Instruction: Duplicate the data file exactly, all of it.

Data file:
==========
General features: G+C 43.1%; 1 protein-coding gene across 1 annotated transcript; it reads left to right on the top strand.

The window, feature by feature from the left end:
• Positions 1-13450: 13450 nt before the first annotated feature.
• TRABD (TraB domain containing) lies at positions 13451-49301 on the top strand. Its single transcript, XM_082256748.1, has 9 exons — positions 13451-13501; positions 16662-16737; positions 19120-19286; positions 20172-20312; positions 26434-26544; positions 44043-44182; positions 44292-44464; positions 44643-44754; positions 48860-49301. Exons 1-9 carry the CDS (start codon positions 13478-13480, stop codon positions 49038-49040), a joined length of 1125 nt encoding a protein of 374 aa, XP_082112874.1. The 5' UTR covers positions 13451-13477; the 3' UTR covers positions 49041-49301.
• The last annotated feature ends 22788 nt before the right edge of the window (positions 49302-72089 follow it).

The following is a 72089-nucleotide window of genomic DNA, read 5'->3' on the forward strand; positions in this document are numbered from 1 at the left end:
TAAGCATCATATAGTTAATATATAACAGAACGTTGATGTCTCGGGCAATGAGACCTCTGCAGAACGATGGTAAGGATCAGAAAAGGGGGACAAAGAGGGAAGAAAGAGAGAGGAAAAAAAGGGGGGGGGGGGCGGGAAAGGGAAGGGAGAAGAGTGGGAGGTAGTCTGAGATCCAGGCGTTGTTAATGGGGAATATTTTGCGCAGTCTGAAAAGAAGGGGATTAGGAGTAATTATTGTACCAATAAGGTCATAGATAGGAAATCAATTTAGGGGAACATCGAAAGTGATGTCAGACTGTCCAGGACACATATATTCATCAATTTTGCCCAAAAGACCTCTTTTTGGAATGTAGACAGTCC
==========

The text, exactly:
General features: G+C 43.1%; 1 protein-coding gene across 1 annotated transcript; it reads left to right on the top strand.

The window, feature by feature from the left end:
• Positions 1-13450: 13450 nt before the first annotated feature.
• TRABD (TraB domain containing) lies at positions 13451-49301 on the top strand. Its single transcript, XM_082256748.1, has 9 exons — positions 13451-13501; positions 16662-16737; positions 19120-19286; positions 20172-20312; positions 26434-26544; positions 44043-44182; positions 44292-44464; positions 44643-44754; positions 48860-49301. Exons 1-9 carry the CDS (start codon positions 13478-13480, stop codon positions 49038-49040), a joined length of 1125 nt encoding a protein of 374 aa, XP_082112874.1. The 5' UTR covers positions 13451-13477; the 3' UTR covers positions 49041-49301.
• The last annotated feature ends 22788 nt before the right edge of the window (positions 49302-72089 follow it).

The following is a 72089-nucleotide window of genomic DNA, read 5'->3' on the forward strand; positions in this document are numbered from 1 at the left end:
TAAGCATCATATAGTTAATATATAACAGAACGTTGATGTCTCGGGCAATGAGACCTCTGCAGAACGATGGTAAGGATCAGAAAAGGGGGACAAAGAGGGAAGAAAGAGAGAGGAAAAAAAGGGGGGGGGGGGCGGGAAAGGGAAGGGAGAAGAGTGGGAGGTAGTCTGAGATCCAGGCGTTGTTAATGGGGAATATTTTGCGCAGTCTGAAAAGAAGGGGATTAGGAGTAATTATTGTACCAATAAGGTCATAGATAGGAAATCAATTTAGGGGAACATCGAAAGTGATGTCAGACTGTCCAGGACACATATATTCATCAATTTTGCCCAAAAGACCTCTTTTTGGAATGTAGACAGTCC